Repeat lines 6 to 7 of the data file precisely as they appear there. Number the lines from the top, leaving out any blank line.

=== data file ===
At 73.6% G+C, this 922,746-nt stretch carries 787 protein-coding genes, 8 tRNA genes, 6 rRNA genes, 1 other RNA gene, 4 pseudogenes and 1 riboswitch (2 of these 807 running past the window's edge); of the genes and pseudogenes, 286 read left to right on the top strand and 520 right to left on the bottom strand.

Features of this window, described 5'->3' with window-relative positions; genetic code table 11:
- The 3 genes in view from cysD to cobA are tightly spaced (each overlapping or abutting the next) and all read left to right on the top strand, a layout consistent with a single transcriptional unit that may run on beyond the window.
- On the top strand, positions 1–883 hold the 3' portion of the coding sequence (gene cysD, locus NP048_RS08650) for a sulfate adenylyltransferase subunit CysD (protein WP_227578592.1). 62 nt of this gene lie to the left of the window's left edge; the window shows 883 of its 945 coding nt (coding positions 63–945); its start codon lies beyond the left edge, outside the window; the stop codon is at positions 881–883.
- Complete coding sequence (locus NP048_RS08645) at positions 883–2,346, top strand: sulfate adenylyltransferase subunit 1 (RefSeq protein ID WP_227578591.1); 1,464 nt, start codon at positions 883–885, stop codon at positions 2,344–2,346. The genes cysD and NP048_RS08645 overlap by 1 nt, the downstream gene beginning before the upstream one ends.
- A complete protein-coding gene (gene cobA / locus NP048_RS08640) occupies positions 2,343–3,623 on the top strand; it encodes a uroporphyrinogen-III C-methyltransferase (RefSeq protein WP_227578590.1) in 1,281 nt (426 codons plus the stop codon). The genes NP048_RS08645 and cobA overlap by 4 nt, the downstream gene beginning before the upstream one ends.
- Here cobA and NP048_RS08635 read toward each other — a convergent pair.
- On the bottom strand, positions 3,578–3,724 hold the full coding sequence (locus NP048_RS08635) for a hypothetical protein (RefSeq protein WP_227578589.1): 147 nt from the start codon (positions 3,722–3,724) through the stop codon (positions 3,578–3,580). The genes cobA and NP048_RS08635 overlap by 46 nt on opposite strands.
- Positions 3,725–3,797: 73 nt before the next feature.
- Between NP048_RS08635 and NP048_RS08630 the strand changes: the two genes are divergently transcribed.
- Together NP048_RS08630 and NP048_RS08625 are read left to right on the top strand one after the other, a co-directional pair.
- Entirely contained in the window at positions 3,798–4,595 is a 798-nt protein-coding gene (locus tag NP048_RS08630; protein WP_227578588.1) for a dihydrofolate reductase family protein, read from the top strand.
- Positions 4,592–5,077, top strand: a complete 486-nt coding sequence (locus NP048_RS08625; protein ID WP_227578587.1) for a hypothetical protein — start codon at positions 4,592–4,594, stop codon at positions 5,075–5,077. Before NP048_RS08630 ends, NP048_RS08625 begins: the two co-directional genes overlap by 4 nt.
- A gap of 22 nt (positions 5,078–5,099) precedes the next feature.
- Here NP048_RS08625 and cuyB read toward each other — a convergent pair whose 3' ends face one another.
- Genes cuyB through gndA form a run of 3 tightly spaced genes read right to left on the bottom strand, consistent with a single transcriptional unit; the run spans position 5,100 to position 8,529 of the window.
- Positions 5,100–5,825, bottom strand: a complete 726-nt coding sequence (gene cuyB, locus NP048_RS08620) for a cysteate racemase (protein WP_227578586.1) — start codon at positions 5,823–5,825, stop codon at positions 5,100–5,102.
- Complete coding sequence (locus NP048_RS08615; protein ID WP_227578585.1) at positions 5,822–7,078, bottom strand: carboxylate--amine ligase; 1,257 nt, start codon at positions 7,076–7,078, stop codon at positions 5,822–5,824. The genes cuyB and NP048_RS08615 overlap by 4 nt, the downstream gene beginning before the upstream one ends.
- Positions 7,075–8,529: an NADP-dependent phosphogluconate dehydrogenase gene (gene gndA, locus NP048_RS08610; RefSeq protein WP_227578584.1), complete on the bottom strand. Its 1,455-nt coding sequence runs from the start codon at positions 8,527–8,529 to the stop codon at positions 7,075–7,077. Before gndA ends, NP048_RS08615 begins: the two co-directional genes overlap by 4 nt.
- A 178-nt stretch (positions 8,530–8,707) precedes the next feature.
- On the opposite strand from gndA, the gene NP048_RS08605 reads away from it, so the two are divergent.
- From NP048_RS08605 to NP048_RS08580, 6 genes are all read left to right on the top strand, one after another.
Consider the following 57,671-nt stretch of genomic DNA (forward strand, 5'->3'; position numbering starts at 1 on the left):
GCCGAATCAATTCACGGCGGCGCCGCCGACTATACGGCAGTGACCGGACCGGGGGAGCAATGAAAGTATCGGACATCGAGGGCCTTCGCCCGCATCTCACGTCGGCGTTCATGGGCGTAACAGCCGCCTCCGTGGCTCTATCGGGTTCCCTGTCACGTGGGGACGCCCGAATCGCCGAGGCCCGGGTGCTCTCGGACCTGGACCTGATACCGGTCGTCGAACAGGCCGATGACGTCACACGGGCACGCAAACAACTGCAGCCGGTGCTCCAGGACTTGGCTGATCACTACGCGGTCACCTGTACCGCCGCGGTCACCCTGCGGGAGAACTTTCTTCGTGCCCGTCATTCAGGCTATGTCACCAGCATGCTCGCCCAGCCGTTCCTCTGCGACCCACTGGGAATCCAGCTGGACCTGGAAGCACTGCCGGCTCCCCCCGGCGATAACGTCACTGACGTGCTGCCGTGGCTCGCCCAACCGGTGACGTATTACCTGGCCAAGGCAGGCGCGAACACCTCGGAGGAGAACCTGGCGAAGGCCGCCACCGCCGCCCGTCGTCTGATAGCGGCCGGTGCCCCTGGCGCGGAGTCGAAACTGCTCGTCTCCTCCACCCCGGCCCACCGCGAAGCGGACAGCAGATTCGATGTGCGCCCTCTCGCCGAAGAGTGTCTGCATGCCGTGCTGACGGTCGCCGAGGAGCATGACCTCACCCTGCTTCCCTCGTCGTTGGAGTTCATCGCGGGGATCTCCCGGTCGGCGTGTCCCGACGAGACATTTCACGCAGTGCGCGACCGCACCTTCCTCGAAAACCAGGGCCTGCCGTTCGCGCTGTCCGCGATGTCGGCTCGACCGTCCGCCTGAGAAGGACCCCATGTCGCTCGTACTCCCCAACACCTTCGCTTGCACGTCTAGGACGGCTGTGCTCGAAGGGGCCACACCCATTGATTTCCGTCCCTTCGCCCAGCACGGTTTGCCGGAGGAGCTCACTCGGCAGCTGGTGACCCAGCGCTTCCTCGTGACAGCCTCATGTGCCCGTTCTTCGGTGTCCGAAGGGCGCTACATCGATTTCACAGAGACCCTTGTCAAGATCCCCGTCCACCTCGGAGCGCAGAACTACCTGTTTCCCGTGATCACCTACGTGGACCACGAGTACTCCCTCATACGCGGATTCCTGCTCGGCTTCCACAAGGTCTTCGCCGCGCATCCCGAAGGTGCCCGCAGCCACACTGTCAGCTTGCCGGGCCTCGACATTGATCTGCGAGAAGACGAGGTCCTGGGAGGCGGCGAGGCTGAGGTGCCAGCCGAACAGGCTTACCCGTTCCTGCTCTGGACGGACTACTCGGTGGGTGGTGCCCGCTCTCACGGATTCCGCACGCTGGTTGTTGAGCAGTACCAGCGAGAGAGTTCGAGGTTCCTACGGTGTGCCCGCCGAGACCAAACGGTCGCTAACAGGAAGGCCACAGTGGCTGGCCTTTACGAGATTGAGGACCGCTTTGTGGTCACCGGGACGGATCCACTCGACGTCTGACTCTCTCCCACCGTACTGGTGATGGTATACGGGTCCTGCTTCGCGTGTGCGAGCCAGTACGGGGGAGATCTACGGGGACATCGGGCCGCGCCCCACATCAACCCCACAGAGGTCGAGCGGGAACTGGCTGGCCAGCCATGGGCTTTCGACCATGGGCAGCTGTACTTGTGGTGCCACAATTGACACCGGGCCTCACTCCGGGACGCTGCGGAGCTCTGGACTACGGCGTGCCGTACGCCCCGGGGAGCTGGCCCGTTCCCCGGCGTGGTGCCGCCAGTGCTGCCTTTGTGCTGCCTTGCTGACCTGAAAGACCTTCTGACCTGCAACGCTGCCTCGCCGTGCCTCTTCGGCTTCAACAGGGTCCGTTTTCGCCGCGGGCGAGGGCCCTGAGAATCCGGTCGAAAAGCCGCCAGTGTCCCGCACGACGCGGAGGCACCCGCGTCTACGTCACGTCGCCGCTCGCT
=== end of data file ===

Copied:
- A complete protein-coding gene (gene cobA / locus NP048_RS08640) occupies positions 2,343–3,623 on the top strand; it encodes a uroporphyrinogen-III C-methyltransferase (RefSeq protein WP_227578590.1) in 1,281 nt (426 codons plus the stop codon). The genes NP048_RS08645 and cobA overlap by 4 nt, the downstream gene beginning before the upstream one ends.
- Here cobA and NP048_RS08635 read toward each other — a convergent pair.